1. Signage that addresses the pain
I’ve wanted a new house plant for a while. But I’ve been hesitant to purchase one.
I feel inadequate in terms of my care of house plants.
I’m always second guessing myself on the amount of water the plant should receive. I’ve killed the last few plants I purchased and I’m not in a hurry to kill another.
About six weeks ago, I was at Home Depot looking for a birthday gift. I was heading to the garden section and there was a tall display of bonsai house plants. The plants looked interesting, but there was a big handmade sign that actually caught my attention. All it said was, “Just Add 8 Ice Cubes a Week.”
That large sign got me to read the small tag on the plant. Sure enough, you just add 8 ice cubes once a week and keep it in medium light.
The pain point I had was self-doubt and the solution was a simpler (easily measurable) method for watering the plant. The copy on the sign spoke to my pain point as well as a solution.
I ended up purchasing two plants: one for me and one for my Mom for her birthday. Oddly enough, someone else already bought her that exact same bonsai plant. I wouldn’t be surprised if that person was stopped in their tracks by a very similar sign.
2. Language that agitates the pain
Robert Cialdini writes about loss aversion in his book “Influence: The Psychology of Persuasion.” He cites a home-insulation study done by Gonzales, Costanzo, and Aronson in 1988.
This study was done in California where researchers would speak to homeowners about their home energy costs.
“Basically what the researchers said was, ‘If you insulate your home fully, you’ll save 50 cents every day.’ That was for half of the homeowners,” Cialdini says. “With the other half, homeowners were told, ‘If you fail to insulate your home fully, you’ll lose 50 cents every day.’ In the end, 150 percent more people insulated under loss language than gain language. It was the same 50 cents, but people are more mobilized into action by the idea of losing something.”
In this instance, the pain point is loss of money due to poor insulation. Just tweaking the language helped to alleviate the pain instead of only speaking to the potential gain.
3. Advertising that alleviates the pain
The way you address the pain point doesn’t have to be obvious. Sometimes it can just be the feeling you leave the person with.
Listen to the radio ad in the video below for Spence Diamonds. The ad does a masterful job of addressing a common pain point in a very subtle manner.
Disclaimer: The word genius gets thrown around too casually.
Reality: The person who wrote this ad is, in fact, a genius.
Roy Williams (who writes the Monday Morning Memo) wrote this ad and he also reads the voiceover of the boyfriend.
Spence Diamonds is one the most recognizable jewelers in all of Canada because of his work.
This ad is talking about a fun promotion they’re doing to keep or remove their trademark scream in their commercials (although I highly doubt they’d remove that brandable chunk).
However, the radio ad addresses a pain point in a very subtle manner.
There are three characters in the ad.
- The employee
- The boss: Sean Jones
- The boyfriend of the employee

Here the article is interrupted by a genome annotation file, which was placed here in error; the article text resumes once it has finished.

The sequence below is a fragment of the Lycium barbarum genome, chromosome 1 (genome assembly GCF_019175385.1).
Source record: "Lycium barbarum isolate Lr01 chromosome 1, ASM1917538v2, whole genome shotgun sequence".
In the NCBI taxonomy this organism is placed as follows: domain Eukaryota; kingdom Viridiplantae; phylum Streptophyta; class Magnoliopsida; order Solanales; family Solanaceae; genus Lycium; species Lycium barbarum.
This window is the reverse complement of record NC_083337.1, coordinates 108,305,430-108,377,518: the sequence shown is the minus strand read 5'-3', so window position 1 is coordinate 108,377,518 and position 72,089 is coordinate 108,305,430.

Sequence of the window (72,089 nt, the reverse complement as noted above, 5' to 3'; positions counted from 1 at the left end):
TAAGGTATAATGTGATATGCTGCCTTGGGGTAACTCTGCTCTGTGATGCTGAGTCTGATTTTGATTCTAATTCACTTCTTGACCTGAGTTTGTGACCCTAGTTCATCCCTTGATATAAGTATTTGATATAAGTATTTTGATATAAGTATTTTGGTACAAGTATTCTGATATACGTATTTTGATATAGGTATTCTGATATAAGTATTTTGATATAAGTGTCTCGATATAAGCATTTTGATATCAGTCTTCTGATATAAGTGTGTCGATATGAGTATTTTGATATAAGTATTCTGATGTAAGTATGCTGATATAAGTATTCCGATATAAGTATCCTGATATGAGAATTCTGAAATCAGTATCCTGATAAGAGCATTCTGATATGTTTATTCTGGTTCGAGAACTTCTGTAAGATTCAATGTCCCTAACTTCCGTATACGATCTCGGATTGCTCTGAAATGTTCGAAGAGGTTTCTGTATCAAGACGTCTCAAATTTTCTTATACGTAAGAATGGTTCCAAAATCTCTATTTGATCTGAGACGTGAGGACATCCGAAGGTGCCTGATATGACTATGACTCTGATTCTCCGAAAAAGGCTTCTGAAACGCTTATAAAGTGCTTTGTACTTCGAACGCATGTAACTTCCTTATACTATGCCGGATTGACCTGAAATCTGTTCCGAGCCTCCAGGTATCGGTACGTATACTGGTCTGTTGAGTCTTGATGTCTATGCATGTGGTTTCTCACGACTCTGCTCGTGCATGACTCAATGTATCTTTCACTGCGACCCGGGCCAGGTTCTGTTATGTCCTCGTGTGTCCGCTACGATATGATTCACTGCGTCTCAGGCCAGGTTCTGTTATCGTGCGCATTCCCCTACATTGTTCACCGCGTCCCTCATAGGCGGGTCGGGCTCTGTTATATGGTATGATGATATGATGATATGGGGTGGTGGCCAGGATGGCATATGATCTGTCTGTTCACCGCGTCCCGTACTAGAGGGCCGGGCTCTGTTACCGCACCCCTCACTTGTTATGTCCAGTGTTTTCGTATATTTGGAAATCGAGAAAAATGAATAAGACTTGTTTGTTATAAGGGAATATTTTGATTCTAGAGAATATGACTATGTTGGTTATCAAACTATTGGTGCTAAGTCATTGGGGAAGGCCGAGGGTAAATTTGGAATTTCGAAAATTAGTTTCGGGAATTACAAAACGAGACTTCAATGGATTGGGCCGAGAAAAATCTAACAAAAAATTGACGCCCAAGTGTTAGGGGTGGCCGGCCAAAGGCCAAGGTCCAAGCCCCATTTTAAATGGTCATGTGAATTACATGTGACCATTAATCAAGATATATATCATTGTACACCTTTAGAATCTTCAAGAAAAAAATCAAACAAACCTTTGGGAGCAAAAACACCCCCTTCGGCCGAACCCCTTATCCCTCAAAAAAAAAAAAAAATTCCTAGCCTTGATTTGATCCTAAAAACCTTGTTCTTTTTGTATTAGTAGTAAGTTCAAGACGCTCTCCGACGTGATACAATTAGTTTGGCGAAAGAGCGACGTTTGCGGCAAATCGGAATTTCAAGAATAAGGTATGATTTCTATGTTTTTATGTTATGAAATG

The employee and boyfriend both have commanding voices while Sean’s voice sounds very weak. This is important because Roy figured out one of the biggest pain points that men have when buying an engagement ring.
They feel vulnerable.
The pain point develops because buying an engagement ring isn’t a typical purchase, is a high-end product, and the sales person knows quite a bit more about the topic.
A subtle way to make the listener feel less vulnerable is by having the owner’s weaker sounding voice on the ads. In some of the ads, the employee even talks down to the owner to really establish that this is not someone you should be scared of.
Chance of someone actually meeting Sean Jones when they buy an engagement ring is very slim. Yet, in the mind of the listener, they feel more confident buying from this guy because it’s not someone they should be scared of.
The pain point is constantly being addressed by his weak voice and sales sky rocket. If they used a more traditional voice actor with a confident sounding voice, it would actually diminish the effectiveness of the ads.
So, think about what your customer’s paint points are. Then, address them in a way that will make them feel confident choosing you over the other guys.
What are your customers pain points?
With the home-insulation story, the pain point was easier to identify because insulation is purchased to improve energy efficiency and reduce costs. It was just a matter of changing the language to activate the pain.
With the house plants and engagement rings, the pain point is much more subtle.
Different products and services have different pain points preventing purchase.
It makes sense to better understand your customer and what their pain points truly are.
The easiest (and most efficient) way to solve this problem would be to just ask them.
The feedback you get could be helpful in determining your future customer’s pain points. Then, you will be able to think of ways to activate the pain point and speak to a solution in your advertising.
Another way you can help identify the pain points of your prospects is to create a buyer legend. This is a four step process for creating a story around your prospect that will help identify all the reasons why they won’t buy from you… yet.